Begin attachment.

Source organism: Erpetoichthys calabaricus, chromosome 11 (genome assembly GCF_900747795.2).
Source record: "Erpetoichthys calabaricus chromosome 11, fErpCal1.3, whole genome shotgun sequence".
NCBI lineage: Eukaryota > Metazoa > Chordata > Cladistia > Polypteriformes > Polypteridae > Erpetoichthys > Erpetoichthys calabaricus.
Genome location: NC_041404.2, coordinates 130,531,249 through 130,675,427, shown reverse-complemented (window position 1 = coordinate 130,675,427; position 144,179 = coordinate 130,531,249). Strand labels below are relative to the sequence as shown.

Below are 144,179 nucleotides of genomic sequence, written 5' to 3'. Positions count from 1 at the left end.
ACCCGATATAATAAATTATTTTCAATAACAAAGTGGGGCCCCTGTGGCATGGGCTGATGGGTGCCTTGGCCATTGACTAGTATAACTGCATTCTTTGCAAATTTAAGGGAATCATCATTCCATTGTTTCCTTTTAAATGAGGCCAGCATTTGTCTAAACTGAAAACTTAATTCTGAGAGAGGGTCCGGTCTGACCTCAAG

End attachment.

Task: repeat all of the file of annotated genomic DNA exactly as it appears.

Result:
Source organism: Erpetoichthys calabaricus, chromosome 11 (genome assembly GCF_900747795.2).
Source record: "Erpetoichthys calabaricus chromosome 11, fErpCal1.3, whole genome shotgun sequence".
NCBI lineage: Eukaryota > Metazoa > Chordata > Cladistia > Polypteriformes > Polypteridae > Erpetoichthys > Erpetoichthys calabaricus.
Genome location: NC_041404.2, coordinates 130,531,249 through 130,675,427, shown reverse-complemented (window position 1 = coordinate 130,675,427; position 144,179 = coordinate 130,531,249). Strand labels below are relative to the sequence as shown.

Below are 144,179 nucleotides of genomic sequence, written 5' to 3'. Positions count from 1 at the left end.
ACCCGATATAATAAATTATTTTCAATAACAAAGTGGGGCCCCTGTGGCATGGGCTGATGGGTGCCTTGGCCATTGACTAGTATAACTGCATTCTTTGCAAATTTAAGGGAATCATCATTCCATTGTTTCCTTTTAAATGAGGCCAGCATTTGTCTAAACTGAAAACTTAATTCTGAGAGAGGGTCCGGTCTGACCTCAAG